The United States produces more corn than any other country, according to the Environmental Protection Agency. The primary location for corn production is in the Midwest in an area known as the corn belt that includes Iowa, Illinois, Indiana and Ohio. Long before modern corn cultivation practices began, Native Americans grew corn and introduced it to the European settlers. The bountiful nutrition it provides sustained them through the harsh winters of the New World.


A 1-cup serving of corn provides 4.7 g protein, or 9 percent of the FDA recommended daily requirement. The protein corn provides does not contain all of the essential amino acids the body needs. You can consume beans that contains an amino acid profile complementary to corn to get a complete protein.

Folic Acid

The folic acid corn provides in a 1-cup serving is 61 mcg, or 15 percent of the daily requirement. Folic acid is a B vitamin that responsible for enzyme metabolism and DNA synthesis. A deficiency can cause fetal brain and spine deformations. Women who may become pregnant need to meet folic acid requirements in the first month of conception to prevent birth defects.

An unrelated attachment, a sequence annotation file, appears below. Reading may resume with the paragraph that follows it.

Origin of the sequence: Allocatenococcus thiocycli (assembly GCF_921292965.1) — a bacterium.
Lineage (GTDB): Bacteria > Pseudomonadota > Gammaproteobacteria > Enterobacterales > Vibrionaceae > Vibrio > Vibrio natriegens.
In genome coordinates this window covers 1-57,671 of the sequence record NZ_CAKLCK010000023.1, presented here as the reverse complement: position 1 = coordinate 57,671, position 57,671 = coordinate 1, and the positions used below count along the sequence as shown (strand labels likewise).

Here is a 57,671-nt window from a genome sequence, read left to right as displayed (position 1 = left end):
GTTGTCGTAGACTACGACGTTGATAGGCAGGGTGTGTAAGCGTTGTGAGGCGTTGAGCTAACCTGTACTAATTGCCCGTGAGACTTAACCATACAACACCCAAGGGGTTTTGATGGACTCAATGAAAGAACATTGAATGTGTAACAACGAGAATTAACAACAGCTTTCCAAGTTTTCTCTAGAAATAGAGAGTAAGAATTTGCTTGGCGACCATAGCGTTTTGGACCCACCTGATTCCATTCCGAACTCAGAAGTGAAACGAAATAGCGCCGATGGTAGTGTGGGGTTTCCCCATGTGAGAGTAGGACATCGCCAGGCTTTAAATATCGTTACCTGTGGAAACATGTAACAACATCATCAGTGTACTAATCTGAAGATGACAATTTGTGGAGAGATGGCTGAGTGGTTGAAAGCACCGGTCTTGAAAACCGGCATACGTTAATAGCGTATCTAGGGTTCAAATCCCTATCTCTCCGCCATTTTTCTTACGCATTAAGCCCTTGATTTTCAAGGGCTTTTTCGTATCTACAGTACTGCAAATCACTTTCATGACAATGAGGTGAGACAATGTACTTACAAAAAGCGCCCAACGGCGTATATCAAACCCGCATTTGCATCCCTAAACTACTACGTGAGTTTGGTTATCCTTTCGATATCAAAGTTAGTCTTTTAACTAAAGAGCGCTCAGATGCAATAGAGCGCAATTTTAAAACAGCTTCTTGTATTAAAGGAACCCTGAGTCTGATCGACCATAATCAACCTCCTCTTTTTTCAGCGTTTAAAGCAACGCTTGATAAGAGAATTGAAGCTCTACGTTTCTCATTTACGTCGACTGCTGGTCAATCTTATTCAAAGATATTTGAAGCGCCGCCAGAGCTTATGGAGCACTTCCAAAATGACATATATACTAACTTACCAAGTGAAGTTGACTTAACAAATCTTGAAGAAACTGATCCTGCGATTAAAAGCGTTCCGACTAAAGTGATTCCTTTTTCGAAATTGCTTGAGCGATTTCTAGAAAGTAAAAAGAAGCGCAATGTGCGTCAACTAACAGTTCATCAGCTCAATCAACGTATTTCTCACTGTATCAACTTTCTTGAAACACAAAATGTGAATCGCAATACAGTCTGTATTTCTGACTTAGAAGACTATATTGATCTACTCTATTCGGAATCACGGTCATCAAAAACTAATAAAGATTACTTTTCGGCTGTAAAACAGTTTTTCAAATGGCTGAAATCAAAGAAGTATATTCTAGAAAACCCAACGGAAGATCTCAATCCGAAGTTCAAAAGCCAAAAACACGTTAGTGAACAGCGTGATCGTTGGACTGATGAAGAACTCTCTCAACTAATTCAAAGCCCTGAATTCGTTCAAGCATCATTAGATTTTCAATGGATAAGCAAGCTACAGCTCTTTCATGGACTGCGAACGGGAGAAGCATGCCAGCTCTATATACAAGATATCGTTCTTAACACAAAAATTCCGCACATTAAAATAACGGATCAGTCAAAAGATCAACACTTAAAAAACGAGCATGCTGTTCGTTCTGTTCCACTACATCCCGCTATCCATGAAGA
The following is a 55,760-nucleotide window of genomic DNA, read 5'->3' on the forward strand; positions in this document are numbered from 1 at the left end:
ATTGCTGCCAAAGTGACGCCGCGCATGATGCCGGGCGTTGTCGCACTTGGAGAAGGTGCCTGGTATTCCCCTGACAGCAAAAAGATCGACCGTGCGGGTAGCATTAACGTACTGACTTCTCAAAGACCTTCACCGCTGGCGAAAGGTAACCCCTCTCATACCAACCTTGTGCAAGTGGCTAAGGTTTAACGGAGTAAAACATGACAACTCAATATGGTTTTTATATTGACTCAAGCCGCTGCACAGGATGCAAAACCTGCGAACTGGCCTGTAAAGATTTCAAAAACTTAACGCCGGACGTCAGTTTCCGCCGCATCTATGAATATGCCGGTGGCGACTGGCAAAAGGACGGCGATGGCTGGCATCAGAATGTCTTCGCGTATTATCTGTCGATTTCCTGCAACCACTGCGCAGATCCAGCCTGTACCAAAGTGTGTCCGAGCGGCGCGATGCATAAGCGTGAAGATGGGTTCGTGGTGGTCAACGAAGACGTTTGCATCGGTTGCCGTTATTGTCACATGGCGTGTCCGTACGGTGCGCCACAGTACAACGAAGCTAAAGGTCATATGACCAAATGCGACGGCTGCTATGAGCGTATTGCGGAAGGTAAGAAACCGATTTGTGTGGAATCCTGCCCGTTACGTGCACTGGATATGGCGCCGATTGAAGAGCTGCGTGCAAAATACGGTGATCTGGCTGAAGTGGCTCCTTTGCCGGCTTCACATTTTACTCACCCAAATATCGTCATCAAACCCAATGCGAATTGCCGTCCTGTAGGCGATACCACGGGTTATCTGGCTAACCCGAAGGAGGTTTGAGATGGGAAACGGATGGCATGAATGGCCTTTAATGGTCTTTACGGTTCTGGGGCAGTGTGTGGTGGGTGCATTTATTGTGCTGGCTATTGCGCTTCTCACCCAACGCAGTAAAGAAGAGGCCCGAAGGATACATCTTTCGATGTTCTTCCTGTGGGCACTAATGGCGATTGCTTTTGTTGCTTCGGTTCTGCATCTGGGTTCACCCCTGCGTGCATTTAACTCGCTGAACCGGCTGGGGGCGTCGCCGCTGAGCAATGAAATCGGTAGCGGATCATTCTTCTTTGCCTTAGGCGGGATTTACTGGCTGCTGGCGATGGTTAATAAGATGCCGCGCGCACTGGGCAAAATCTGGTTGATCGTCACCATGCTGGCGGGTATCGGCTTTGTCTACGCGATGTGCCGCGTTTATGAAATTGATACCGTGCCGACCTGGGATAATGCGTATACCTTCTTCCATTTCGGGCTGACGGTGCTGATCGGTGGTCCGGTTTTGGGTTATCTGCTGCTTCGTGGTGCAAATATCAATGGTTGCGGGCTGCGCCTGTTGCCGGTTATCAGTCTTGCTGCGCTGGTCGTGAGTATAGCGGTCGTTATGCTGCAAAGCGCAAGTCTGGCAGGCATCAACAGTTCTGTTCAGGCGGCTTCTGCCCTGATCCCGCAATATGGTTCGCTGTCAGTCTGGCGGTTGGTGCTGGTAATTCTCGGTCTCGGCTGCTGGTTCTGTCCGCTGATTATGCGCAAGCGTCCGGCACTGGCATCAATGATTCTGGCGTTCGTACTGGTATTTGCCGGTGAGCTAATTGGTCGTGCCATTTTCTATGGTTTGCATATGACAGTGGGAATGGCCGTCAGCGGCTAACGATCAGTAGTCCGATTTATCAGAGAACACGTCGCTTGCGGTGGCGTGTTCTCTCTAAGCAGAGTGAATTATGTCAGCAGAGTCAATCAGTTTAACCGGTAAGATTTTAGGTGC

A serving of corn provides 3 g fiber, or 12 percent of the amount you need each day. Fiber is an important dietary nutrient that regulates digestion, maintains a healthy blood glucose level and absorbs excess cholesterol lowering your risk of cardiovascular disease. A serving of corn contributes to the five to nine daily servings of fruits and vegetables the FDA recommends.

Low in Calories

A 1-cup serving of corn provides 125 calories, or 6 percent of the amount you need each day. You obtain the nutrients you need from low-calorie, healthy foods and reduce the risk of reaching an unhealthy weight level. Maintaining a healthy weight is a challenging task in the United States where two-thirds of Americans are overweight or obese.